In December 2019, the shire of Uralla, on the New South Wales Northern Tablelands, was placed on emergency water restrictions. It was the high point of the drought, and record low rainfall paired with higher-than-average temperatures had depleted dam levels to just 29 percent.
As water supplies dropped, a do-not-drink water advisory was issued after a spike in arsenic was detected in the water. The shire was placed on bottled water supplies while the council installed an activated carbon filter and conducted testing.
It would be six months before the do-not drink advisory was lifted, raising questions about future water security for the region.
Prof. Kearnes researches vernacular understandings of, and responses to, technological, scientific and environmental change. He explores diverse forms of public participation in issues, such as climatic change, bio-nanotechnology, geoengineering and, in this case, water treatment and supply.
“Involving members of the community in policy-making – particularly in areas where we’re directly affected – is a hallmark of sustainable approaches to addressing climate and environmental change,” he says.
Inverting the deficit frame
Top-down models have an implied deficit frame around public opinion and participation; a multi-directional approach, however, engages with the public from identifying the problem to deliberating on and implementing solutions, and brings the community along with the decision-making, he says.
“The old [uni-directional] model of 'Decide. Announce. Defend.' doesn’t quite work anymore,” Prof. Kearnes says. “There is wisdom available in community if we are open and sensitive enough to it.”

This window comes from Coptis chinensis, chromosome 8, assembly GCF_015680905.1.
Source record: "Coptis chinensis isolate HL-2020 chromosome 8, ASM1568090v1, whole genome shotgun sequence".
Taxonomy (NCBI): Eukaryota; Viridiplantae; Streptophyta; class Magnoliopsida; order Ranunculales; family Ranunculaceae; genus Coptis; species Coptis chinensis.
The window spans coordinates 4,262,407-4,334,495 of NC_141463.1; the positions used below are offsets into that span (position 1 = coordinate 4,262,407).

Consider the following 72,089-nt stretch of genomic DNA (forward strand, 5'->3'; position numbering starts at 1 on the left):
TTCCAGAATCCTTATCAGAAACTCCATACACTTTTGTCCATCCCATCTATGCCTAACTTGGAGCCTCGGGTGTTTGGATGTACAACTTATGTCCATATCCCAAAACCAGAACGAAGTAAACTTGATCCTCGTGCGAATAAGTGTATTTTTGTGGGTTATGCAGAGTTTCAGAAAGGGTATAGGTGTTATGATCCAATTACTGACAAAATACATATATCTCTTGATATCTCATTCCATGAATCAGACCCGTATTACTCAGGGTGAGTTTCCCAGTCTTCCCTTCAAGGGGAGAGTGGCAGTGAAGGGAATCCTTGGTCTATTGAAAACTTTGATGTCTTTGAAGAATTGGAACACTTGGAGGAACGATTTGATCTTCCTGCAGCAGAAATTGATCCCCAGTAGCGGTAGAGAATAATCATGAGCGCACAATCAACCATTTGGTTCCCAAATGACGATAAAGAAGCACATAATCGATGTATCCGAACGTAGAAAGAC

The professor of environmental humanities is working with climate change community organisation ZNET Uralla, in partnership with Uralla Shire Council, to facilitate community discussions on how to best achieve water sustainability for the region.
The project is funded by a NSW Government Increasing Resilience to Climate Change Community Grant which supports community-led climate change adaptation. This grant program aims to foster partnerships and manage climate change impacts through better planning, preparing for, and responding to impacts like drought, heatwaves, storms, floods, and bushfires.
The “community consultation [aims] to understand the values that our community attach to the different options for water security”, Dr Sandra Eady, President of ZNET says.
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Qualifying public sensibilities
Fresh water is a limited resource, and its use is hotly contested in parts of Australia like the Murray Darling Basin, Prof. Kearnes says.
Uralla sits at the top of the Basin catchment. The local dam on Kentucky Creek has provided enough water for the shire since the dam wall was raised in the 1980s. However, the recent water crisis provokes questions about the sustainability of Uralla’s water supply.